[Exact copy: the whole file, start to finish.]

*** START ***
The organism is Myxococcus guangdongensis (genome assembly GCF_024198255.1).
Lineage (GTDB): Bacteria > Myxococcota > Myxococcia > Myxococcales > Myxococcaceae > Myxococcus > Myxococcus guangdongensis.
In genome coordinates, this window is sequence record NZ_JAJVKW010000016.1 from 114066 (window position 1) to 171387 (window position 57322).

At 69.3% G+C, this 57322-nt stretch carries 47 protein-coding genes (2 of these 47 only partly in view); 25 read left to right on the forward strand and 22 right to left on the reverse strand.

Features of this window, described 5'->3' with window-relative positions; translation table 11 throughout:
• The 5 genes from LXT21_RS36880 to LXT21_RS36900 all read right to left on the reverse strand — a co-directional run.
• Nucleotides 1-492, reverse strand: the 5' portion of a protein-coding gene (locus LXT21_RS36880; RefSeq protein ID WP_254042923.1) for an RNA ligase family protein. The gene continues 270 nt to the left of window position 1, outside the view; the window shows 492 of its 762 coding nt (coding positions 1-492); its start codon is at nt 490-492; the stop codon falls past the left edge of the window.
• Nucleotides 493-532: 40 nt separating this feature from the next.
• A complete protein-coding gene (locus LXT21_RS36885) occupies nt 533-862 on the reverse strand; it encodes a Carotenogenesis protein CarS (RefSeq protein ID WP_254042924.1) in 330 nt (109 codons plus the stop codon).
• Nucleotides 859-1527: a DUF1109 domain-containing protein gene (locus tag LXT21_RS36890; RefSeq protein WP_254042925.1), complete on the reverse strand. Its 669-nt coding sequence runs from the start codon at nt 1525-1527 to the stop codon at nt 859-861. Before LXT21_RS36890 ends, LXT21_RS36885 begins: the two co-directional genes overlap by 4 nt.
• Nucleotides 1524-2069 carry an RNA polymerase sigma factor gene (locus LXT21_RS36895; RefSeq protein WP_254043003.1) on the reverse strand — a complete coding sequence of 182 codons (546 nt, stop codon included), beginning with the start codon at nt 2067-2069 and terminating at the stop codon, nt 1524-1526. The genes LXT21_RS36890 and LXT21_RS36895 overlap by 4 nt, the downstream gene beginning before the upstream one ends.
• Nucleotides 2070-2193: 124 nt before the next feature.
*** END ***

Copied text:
The organism is Myxococcus guangdongensis (genome assembly GCF_024198255.1).
Lineage (GTDB): Bacteria > Myxococcota > Myxococcia > Myxococcales > Myxococcaceae > Myxococcus > Myxococcus guangdongensis.
In genome coordinates, this window is sequence record NZ_JAJVKW010000016.1 from 114066 (window position 1) to 171387 (window position 57322).

At 69.3% G+C, this 57322-nt stretch carries 47 protein-coding genes (2 of these 47 only partly in view); 25 read left to right on the forward strand and 22 right to left on the reverse strand.

Features of this window, described 5'->3' with window-relative positions; translation table 11 throughout:
• The 5 genes from LXT21_RS36880 to LXT21_RS36900 all read right to left on the reverse strand — a co-directional run.
• Nucleotides 1-492, reverse strand: the 5' portion of a protein-coding gene (locus LXT21_RS36880; RefSeq protein ID WP_254042923.1) for an RNA ligase family protein. The gene continues 270 nt to the left of window position 1, outside the view; the window shows 492 of its 762 coding nt (coding positions 1-492); its start codon is at nt 490-492; the stop codon falls past the left edge of the window.
• Nucleotides 493-532: 40 nt separating this feature from the next.
• A complete protein-coding gene (locus LXT21_RS36885) occupies nt 533-862 on the reverse strand; it encodes a Carotenogenesis protein CarS (RefSeq protein ID WP_254042924.1) in 330 nt (109 codons plus the stop codon).
• Nucleotides 859-1527: a DUF1109 domain-containing protein gene (locus tag LXT21_RS36890; RefSeq protein WP_254042925.1), complete on the reverse strand. Its 669-nt coding sequence runs from the start codon at nt 1525-1527 to the stop codon at nt 859-861. Before LXT21_RS36890 ends, LXT21_RS36885 begins: the two co-directional genes overlap by 4 nt.
• Nucleotides 1524-2069 carry an RNA polymerase sigma factor gene (locus LXT21_RS36895; RefSeq protein WP_254043003.1) on the reverse strand — a complete coding sequence of 182 codons (546 nt, stop codon included), beginning with the start codon at nt 2067-2069 and terminating at the stop codon, nt 1524-1526. The genes LXT21_RS36890 and LXT21_RS36895 overlap by 4 nt, the downstream gene beginning before the upstream one ends.
• Nucleotides 2070-2193: 124 nt before the next feature.